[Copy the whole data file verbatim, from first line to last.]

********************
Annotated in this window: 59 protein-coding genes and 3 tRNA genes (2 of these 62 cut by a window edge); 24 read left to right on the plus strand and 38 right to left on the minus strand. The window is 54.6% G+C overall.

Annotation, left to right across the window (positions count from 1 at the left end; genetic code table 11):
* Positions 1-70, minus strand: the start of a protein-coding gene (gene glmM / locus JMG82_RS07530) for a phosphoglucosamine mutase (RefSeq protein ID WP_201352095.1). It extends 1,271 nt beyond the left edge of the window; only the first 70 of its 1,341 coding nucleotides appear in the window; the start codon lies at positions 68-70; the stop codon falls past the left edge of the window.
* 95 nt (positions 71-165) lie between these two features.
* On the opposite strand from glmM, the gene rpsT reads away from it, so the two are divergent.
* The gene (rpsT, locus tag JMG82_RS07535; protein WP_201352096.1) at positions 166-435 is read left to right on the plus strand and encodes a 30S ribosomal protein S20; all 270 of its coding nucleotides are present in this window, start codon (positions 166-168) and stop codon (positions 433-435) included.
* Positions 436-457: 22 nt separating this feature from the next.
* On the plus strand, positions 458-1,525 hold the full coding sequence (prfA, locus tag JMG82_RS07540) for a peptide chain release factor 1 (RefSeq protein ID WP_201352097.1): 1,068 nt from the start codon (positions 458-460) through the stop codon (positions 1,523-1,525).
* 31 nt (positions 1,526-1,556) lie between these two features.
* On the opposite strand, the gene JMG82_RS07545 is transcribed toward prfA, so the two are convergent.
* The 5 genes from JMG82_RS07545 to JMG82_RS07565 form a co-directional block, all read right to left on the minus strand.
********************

Annotated in this window: 59 protein-coding genes and 3 tRNA genes (2 of these 62 cut by a window edge); 24 read left to right on the plus strand and 38 right to left on the minus strand. The window is 54.6% G+C overall.

Annotation, left to right across the window (positions count from 1 at the left end; genetic code table 11):
* Positions 1-70, minus strand: the start of a protein-coding gene (gene glmM / locus JMG82_RS07530) for a phosphoglucosamine mutase (RefSeq protein ID WP_201352095.1). It extends 1,271 nt beyond the left edge of the window; only the first 70 of its 1,341 coding nucleotides appear in the window; the start codon lies at positions 68-70; the stop codon falls past the left edge of the window.
* 95 nt (positions 71-165) lie between these two features.
* On the opposite strand from glmM, the gene rpsT reads away from it, so the two are divergent.
* The gene (rpsT, locus tag JMG82_RS07535; protein WP_201352096.1) at positions 166-435 is read left to right on the plus strand and encodes a 30S ribosomal protein S20; all 270 of its coding nucleotides are present in this window, start codon (positions 166-168) and stop codon (positions 433-435) included.
* Positions 436-457: 22 nt separating this feature from the next.
* On the plus strand, positions 458-1,525 hold the full coding sequence (prfA, locus tag JMG82_RS07540) for a peptide chain release factor 1 (RefSeq protein ID WP_201352097.1): 1,068 nt from the start codon (positions 458-460) through the stop codon (positions 1,523-1,525).
* 31 nt (positions 1,526-1,556) lie between these two features.
* On the opposite strand, the gene JMG82_RS07545 is transcribed toward prfA, so the two are convergent.
* The 5 genes from JMG82_RS07545 to JMG82_RS07565 form a co-directional block, all read right to left on the minus strand.